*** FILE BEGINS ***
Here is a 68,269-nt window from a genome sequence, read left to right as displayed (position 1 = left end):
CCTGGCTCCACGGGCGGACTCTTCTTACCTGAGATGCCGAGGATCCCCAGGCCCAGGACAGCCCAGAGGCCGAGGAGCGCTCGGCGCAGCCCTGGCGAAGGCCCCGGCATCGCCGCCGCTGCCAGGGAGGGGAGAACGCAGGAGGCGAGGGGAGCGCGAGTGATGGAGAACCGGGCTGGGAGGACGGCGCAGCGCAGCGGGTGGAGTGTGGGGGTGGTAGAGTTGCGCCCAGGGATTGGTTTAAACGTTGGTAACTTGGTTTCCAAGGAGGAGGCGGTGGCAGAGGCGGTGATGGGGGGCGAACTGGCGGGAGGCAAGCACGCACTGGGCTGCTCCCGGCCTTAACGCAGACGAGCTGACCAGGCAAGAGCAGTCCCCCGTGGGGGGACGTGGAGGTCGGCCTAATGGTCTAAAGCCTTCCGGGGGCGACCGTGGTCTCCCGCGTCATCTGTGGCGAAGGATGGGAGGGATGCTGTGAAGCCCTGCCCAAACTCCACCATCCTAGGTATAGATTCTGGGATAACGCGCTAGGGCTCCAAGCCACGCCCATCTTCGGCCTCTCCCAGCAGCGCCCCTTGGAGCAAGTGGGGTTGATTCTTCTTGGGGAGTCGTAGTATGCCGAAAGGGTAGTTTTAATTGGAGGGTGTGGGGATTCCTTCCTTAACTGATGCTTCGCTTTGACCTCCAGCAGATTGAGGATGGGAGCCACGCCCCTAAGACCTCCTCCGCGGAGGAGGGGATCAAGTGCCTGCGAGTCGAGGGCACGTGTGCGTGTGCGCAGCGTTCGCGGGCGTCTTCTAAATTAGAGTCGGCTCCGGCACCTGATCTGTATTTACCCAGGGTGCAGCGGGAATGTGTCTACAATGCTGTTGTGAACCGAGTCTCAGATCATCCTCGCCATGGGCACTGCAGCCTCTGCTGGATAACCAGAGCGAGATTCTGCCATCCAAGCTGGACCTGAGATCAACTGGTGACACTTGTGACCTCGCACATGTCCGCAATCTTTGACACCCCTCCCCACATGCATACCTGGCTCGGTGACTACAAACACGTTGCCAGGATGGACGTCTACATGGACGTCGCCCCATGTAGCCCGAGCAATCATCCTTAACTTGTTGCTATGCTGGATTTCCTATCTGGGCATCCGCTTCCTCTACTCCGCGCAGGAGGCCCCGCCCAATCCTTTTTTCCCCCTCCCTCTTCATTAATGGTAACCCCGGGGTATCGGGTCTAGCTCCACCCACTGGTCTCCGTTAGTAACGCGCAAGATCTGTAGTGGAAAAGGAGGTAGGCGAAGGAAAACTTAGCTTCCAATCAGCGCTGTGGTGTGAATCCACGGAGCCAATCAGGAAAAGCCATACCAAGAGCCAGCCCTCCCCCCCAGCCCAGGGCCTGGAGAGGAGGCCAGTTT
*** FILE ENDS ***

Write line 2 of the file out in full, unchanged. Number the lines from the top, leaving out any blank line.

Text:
CCTGGCTCCACGGGCGGACTCTTCTTACCTGAGATGCCGAGGATCCCCAGGCCCAGGACAGCCCAGAGGCCGAGGAGCGCTCGGCGCAGCCCTGGCGAAGGCCCCGGCATCGCCGCCGCTGCCAGGGAGGGGAGAACGCAGGAGGCGAGGGGAGCGCGAGTGATGGAGAACCGGGCTGGGAGGACGGCGCAGCGCAGCGGGTGGAGTGTGGGGGTGGTAGAGTTGCGCCCAGGGATTGGTTTAAACGTTGGTAACTTGGTTTCCAAGGAGGAGGCGGTGGCAGAGGCGGTGATGGGGGGCGAACTGGCGGGAGGCAAGCACGCACTGGGCTGCTCCCGGCCTTAACGCAGACGAGCTGACCAGGCAAGAGCAGTCCCCCGTGGGGGGACGTGGAGGTCGGCCTAATGGTCTAAAGCCTTCCGGGGGCGACCGTGGTCTCCCGCGTCATCTGTGGCGAAGGATGGGAGGGATGCTGTGAAGCCCTGCCCAAACTCCACCATCCTAGGTATAGATTCTGGGATAACGCGCTAGGGCTCCAAGCCACGCCCATCTTCGGCCTCTCCCAGCAGCGCCCCTTGGAGCAAGTGGGGTTGATTCTTCTTGGGGAGTCGTAGTATGCCGAAAGGGTAGTTTTAATTGGAGGGTGTGGGGATTCCTTCCTTAACTGATGCTTCGCTTTGACCTCCAGCAGATTGAGGATGGGAGCCACGCCCCTAAGACCTCCTCCGCGGAGGAGGGGATCAAGTGCCTGCGAGTCGAGGGCACGTGTGCGTGTGCGCAGCGTTCGCGGGCGTCTTCTAAATTAGAGTCGGCTCCGGCACCTGATCTGTATTTACCCAGGGTGCAGCGGGAATGTGTCTACAATGCTGTTGTGAACCGAGTCTCAGATCATCCTCGCCATGGGCACTGCAGCCTCTGCTGGATAACCAGAGCGAGATTCTGCCATCCAAGCTGGACCTGAGATCAACTGGTGACACTTGTGACCTCGCACATGTCCGCAATCTTTGACACCCCTCCCCACATGCATACCTGGCTCGGTGACTACAAACACGTTGCCAGGATGGACGTCTACATGGACGTCGCCCCATGTAGCCCGAGCAATCATCCTTAACTTGTTGCTATGCTGGATTTCCTATCTGGGCATCCGCTTCCTCTACTCCGCGCAGGAGGCCCCGCCCAATCCTTTTTTCCCCCTCCCTCTTCATTAATGGTAACCCCGGGGTATCGGGTCTAGCTCCACCCACTGGTCTCCGTTAGTAACGCGCAAGATCTGTAGTGGAAAAGGAGGTAGGCGAAGGAAAACTTAGCTTCCAATCAGCGCTGTGGTGTGAATCCACGGAGCCAATCAGGAAAAGCCATACCAAGAGCCAGCCCTCCCCCCCAGCCCAGGGCCTGGAGAGGAGGCCAGTTT